Apple might have bigger plans for next week than initially thought. The new iMac, iPad Pro, and Apple TV 4K are all set to start shipping to early preorder customers on or around May 21st, but now it seems there could be two surprise announcements: a hi-fi streaming tier of Apple Music, and maybe even AirPods 3.
The Apple Music part seems extremely likely when you factor in a report from 9to5Google. Digging into the latest Apple Music for Android beta app, they discovered direct references to high-resolution audio that didn’t exist previously
These are the prompts found in the app’s code, though they’re not user-facing quite yet:
Lossless audio files preserve every detail of the original file. Turning this on will consume significantly more data.
Lossless audio files will use significantly more space on your device. 10 GB of space could store approximately: – 3000 songs at high quality – 1000 songs with lossless – 200 songs with hi-res lossless
Lossless streaming will consume significantly more data. A 3-minute song will be approximately: – 1.5 MB with high efficiency- 6 MB with high quality at 256 kbps- 36 MB with lossless at 24-bit/48 kHz- 145 MB with hi-res lossless at 24-bit/192 kHzSupport varies and depends on song availability, network conditions, and connected speaker or headphone capability.
It doesn’t get much more direct and clear than that, with Apple warning about both the higher data consumption of streaming lossless music and the added storage space that will be necessary to download it for offline listening. The fact that Apple has now added this data to its Android app suggests that this could all be happening sooner than later. I say that because Apple’s Apple One bundle showed up in Apple Music for Android just days before its public announcement.
The Android app code also reveals that Apple Music will offer two choices for lossless playback:
ALAC up to 24-bit/48 kHz
ALAC up to 24-bit/192 kHz
So it sounds like Apple has every intention of matching what Tidal, Amazon Music HD, and services like Qobuz currently deliver. It’s also worth noting that there’ve been recent references to Dolby Atmos spatial audio in Apple Music on iOS, according to 9to5Mac.
Apple has stuck with 256kbps AAC since 2007
Apple has for years stuck to its customary 256kbps AAC files for both iTunes and Apple Music. When iTunes Plus debuted all the way back in 2007, that was a substantial upgrade over heavily compressed MP3s that people were downloading from peer-to-peer apps like Napster and Limewire during the height of music piracy. And it’s still perfectly adequate. Mastering of tracks has just as much influence on the listening experience as encoding details do, and Apple has tried to play to this aspect with its “Apple Digital Masters,” which aim to get the most dynamic range and detail from songs on its platform.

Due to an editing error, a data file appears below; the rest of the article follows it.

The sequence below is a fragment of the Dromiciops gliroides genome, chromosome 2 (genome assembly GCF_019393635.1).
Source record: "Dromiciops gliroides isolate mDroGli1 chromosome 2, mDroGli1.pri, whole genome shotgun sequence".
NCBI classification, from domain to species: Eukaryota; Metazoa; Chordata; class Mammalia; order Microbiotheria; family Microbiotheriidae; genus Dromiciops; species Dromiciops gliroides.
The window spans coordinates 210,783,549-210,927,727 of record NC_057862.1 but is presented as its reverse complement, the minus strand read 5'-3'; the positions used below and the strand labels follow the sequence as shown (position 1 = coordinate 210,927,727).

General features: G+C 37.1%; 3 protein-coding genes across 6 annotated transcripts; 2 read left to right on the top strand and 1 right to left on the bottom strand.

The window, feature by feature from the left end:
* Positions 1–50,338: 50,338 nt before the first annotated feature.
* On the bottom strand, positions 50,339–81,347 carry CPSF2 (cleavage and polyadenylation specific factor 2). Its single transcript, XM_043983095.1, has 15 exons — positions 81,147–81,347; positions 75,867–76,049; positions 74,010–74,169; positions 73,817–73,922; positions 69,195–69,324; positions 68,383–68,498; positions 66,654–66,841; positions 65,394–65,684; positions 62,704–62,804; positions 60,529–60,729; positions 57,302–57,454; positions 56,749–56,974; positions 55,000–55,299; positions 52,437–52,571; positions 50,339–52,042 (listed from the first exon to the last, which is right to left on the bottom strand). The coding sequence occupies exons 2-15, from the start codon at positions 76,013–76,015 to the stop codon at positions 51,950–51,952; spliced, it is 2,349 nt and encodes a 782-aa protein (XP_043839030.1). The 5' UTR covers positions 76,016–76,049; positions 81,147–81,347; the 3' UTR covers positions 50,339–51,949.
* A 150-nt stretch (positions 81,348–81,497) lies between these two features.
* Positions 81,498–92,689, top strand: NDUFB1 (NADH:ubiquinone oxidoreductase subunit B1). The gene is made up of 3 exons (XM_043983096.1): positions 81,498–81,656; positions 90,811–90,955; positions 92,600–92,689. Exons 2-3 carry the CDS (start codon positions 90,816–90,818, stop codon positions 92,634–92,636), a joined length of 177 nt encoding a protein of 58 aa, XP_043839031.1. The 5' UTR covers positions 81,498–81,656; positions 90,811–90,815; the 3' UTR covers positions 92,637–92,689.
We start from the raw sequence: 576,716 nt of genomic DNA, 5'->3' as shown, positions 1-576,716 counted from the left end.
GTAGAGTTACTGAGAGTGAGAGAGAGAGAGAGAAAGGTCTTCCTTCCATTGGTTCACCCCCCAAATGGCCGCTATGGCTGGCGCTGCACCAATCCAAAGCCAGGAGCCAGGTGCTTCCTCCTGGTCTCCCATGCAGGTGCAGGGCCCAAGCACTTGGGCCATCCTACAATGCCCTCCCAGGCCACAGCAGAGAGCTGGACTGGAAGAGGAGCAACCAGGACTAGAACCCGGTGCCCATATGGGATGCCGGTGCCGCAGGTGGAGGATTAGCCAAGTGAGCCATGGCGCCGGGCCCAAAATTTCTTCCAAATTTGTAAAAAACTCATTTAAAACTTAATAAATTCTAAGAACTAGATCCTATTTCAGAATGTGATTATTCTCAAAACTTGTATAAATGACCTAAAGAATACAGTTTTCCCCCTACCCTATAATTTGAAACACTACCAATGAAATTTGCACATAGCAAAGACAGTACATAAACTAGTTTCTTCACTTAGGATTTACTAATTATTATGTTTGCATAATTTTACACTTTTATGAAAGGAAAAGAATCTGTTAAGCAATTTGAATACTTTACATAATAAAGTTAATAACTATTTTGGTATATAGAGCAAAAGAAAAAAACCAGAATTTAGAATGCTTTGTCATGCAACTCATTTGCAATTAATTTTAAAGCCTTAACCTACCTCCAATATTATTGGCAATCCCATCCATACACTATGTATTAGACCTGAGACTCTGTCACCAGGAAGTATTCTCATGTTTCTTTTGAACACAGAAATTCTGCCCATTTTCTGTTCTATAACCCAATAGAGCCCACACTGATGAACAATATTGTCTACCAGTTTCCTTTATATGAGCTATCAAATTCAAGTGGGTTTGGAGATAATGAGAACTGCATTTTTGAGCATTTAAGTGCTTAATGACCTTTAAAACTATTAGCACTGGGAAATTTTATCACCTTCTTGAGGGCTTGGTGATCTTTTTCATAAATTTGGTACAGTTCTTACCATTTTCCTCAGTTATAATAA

But in terms of pure music fidelity, Apple has objectively been surpassed by companies like Tidal and Amazon over the last several years. My friend Micah Singleton has a great piece over at Billboard about how we’re entering the hi-fi era of the streaming music wars. Amazon Music HD is performing strongly, with subscriptions up 100 percent year over year. Spotify has also promised the launch of “Spotify HiFi” for later this year.
There’s money to be made, and the ingredients are all there: Apple now sells premium headphones in the AirPods Max, and wireless carriers continue to talk up the promise and speeds of their growing 5G networks. I can’t imagine 5G will be required for lossless Apple Music streaming, but it’s a nice flex of the technology right in the middle of the iPhone 12 cycle.
What about those AirPods 3, though?
There have already been quite a few leaks that revealed details about Apple’s next iteration of AirPods, but the real question has been around release timing. Yesterday, a report from a site called AppleTrack suggested that the new AirPods could be announced alongside this new lossless tier of Apple Music. I don’t quite follow the logic, myself; no one really thinks of regular AirPods as the right choice for audiophile listening, but maybe Apple just wants new hardware of some sort to launch in tandem with the new service.
Taken on its own, the AirPods rumor seems “sketchy” as 9to5Mac said. But the sudden discoveries about lossless audio in Apple Music for Android seem to add some fuel to the fire.